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Student Attitudes Towards The Use Of Graphical Programming Languages

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2008 Annual Conference & Exposition


Pittsburgh, Pennsylvania

Publication Date

June 22, 2008

Start Date

June 22, 2008

End Date

June 25, 2008



Conference Session

Programming for Engineering Students II

Tagged Division

Computers in Education

Page Count


Page Numbers

13.1105.1 - 13.1105.11



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Paper Authors


Jeremy Garrett Virginia Polytechnic Institute and State University

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Jeremy Garrett is currently working on his Ph.D. in Curriculum and Instruction, with a specialization in Integrative S.T.E.M. Education, at Virginia Tech. His doctoral research, which he has recently begun, is on college freshmen-level engineering design curriculum. He has an M.S. in Applied and Industrial Physics from Virginia Tech, and a B.S. in Physics from Western (North) Carolina University. He has been teaching freshmen and sophomore general engineering courses for the last four years (some years as a lead teacher / instructor and some years as an
assistant / GTA). Prior to that, he worked, for approximately two years, doing a combination of computer programming (primarily C++ and LabVIEW) and engineering research (fiber optic sensor design and testing as well as automotive adhesive testing).

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Thomas Walker Virginia Polytechnic Institute and State University

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Tom Walker is an associate professor in the Engineering Education Department at Virginia Tech. His research interests are in the areas of active and collaborative learning, both synchronous and asynchronous in the engineering learning space, educational technologies, distance-learning, and object-oriented engineering design.

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NOTE: The first page of text has been automatically extracted and included below in lieu of an abstract

Student Attitudes towards the Use of Graphical Programming Languages In an Introductory Engineering Course


In the fall and spring of 2007 freshmen CS, CPE, and EE students at Virginia Tech had the unique experience of working with five or six programming languages, all within one year and all for the purpose of developing fundamental programming skills. One of those languages was purely educational in nature (Alice), three were traditional and text-based (C++, Java, and MATLABTM script), but two were unique graphical languages (RAPTORTM and LabVIEWTM). This paper briefly describes how teaching with graphical programming languages is consistent with the learning theories of constructivism and multiple intelligences. This paper also describes how a survey was used to take advantage of this unique opportunity to measure freshman student perceptions of relevance, general attitude, and recommendations for further use of each of these six programming languages. This paper concludes by describing the results of that survey and by discussing some implications of the results.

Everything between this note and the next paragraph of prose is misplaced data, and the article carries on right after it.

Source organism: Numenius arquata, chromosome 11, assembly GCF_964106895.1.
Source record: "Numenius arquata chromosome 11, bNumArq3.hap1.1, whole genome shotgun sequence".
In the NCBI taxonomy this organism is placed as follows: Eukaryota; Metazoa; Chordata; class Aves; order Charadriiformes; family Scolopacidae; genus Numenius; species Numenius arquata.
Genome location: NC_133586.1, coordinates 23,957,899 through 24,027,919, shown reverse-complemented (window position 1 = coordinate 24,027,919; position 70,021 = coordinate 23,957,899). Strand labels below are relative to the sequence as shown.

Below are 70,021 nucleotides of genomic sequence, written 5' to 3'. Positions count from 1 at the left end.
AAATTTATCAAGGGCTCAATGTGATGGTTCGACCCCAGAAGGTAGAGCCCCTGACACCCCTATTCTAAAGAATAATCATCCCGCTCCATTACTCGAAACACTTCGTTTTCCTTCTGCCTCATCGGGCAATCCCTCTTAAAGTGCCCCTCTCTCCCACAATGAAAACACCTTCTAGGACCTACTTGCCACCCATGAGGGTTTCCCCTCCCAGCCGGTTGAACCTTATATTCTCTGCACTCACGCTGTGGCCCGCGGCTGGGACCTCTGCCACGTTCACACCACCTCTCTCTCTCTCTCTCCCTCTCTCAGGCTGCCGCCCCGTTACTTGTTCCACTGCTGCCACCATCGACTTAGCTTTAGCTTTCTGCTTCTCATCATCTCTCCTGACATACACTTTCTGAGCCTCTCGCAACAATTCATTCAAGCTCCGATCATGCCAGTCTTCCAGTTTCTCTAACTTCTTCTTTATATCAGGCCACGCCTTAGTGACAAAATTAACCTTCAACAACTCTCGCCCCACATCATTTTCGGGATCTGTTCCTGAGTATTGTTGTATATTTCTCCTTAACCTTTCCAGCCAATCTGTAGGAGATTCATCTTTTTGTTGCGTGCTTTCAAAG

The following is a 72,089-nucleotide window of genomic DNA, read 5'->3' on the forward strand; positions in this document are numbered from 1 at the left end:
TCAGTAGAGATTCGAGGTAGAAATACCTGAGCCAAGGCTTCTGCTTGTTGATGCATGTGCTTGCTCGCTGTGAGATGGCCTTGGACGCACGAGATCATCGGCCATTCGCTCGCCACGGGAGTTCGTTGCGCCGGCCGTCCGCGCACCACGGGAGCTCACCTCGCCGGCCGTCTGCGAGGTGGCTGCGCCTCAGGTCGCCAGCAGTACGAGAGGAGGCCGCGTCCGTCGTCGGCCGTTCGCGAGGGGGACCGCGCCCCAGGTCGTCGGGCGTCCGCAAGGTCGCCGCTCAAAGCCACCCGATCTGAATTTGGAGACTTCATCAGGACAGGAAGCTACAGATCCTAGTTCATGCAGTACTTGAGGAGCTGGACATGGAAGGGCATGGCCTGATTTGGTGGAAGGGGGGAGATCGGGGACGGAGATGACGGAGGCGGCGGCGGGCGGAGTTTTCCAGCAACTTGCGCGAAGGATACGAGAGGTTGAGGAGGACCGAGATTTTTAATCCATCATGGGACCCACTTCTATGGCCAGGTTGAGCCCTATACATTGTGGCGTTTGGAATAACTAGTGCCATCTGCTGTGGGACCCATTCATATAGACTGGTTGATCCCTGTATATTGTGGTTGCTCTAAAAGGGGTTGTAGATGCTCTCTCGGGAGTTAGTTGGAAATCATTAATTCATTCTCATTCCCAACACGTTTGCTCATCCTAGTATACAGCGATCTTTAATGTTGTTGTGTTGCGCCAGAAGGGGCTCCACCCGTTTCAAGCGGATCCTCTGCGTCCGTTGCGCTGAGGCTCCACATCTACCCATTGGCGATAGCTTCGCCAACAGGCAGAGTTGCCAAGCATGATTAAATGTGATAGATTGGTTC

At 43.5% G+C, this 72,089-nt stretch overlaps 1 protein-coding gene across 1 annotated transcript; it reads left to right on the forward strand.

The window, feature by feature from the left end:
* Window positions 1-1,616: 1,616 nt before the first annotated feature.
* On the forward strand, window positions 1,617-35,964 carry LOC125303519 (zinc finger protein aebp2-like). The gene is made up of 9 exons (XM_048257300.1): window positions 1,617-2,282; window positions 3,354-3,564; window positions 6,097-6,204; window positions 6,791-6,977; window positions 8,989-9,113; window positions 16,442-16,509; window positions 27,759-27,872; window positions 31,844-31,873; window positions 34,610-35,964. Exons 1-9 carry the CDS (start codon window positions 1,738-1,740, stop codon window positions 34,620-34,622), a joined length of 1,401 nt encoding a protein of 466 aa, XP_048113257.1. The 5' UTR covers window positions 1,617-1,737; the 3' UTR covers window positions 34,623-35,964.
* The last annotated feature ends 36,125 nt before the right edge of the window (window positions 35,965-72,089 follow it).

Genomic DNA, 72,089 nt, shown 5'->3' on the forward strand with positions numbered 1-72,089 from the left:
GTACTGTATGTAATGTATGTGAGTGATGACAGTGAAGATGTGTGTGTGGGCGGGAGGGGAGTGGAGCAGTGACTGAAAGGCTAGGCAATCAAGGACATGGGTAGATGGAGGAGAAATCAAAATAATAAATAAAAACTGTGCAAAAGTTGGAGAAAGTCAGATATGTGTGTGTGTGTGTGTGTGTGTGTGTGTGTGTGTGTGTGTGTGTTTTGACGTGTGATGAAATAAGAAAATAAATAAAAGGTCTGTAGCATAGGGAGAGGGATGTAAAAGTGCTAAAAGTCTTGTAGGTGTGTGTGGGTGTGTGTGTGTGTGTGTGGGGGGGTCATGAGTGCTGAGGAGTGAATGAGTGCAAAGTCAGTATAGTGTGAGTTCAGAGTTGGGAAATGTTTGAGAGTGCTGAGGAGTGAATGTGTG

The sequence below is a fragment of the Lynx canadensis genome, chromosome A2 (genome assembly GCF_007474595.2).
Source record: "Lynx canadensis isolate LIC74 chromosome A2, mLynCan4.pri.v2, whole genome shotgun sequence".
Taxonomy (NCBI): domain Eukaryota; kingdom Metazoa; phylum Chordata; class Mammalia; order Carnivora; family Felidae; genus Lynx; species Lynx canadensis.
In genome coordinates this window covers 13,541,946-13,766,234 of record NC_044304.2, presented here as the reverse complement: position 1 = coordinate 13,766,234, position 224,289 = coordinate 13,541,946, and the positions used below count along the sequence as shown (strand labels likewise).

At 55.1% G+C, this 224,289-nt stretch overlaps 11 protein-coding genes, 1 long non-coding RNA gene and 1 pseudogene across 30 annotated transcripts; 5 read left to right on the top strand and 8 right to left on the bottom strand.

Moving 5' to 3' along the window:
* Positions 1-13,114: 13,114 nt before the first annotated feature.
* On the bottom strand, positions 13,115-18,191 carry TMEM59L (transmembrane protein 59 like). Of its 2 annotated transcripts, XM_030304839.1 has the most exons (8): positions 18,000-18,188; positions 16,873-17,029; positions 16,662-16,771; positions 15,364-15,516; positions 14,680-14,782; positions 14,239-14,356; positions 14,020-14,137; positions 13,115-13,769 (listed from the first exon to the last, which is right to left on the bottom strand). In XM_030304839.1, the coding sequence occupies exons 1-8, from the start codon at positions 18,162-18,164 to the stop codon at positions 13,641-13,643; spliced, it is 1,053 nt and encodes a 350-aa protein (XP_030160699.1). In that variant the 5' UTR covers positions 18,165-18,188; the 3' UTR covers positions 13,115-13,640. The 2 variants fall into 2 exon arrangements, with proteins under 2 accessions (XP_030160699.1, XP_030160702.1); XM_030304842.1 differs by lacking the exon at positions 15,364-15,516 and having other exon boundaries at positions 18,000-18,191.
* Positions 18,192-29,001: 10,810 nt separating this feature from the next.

Keywords: freshman, graphical programming, computer programming, LabVIEW, RAPTOR


In the fall of 2006 and spring of 2007 freshmen engineering students at Virginia Tech intending to enter into CS, CPE, and EE majors had the unique experience of working with five or six different programming languages, all for the purpose of developing fundamental programming skills. Of those five languages one was purely educational in nature (Alice), three were traditional text-based programming languages (C++, and MATLABTM script programming), but two were unique graphical programming languages (Raptor and LabVIEWTM). A few of the students also worked with Java, which is a traditional text-based language similar to C++. That unusual circumstance provided a rare opportunity to probe student attitudes towards the use of graphical programming languages in introductory programming courses, and to compare those attitudes against their attitudes towards both a purely educational language and traditional text- based languages in those same environments. In order to take advantage of that opportunity a survey was developed and implemented at the end of the spring 2007 semester. The survey asked the students to answer a common set of questions, eight questions for each of the six languages. Those questions included perceptions of relevance and perceptions of effects on self- confidence (also known as “self-efficacy”). The survey also asked the students whether, or not, they would recommend each programming language for use with future students. Although the surveys were anonymous, standard demographic data was requested, and that has allowed simple comparisons to be made not only between programming languages but also to compare the attitudes of women and minorities to those of white males (for this study, the responses of women and minorities were combined during the statistical analysis). It should be noted that the use of the terms “LabVIEW” and “MATLAB” refer to the registered trademarks for commercial products developed by National Instruments and MathWorks, respectively.

Garrett, J., & Walker, T. (2008, June), Student Attitudes Towards The Use Of Graphical Programming Languages Paper presented at 2008 Annual Conference & Exposition, Pittsburgh, Pennsylvania. 10.18260/1-2--3239

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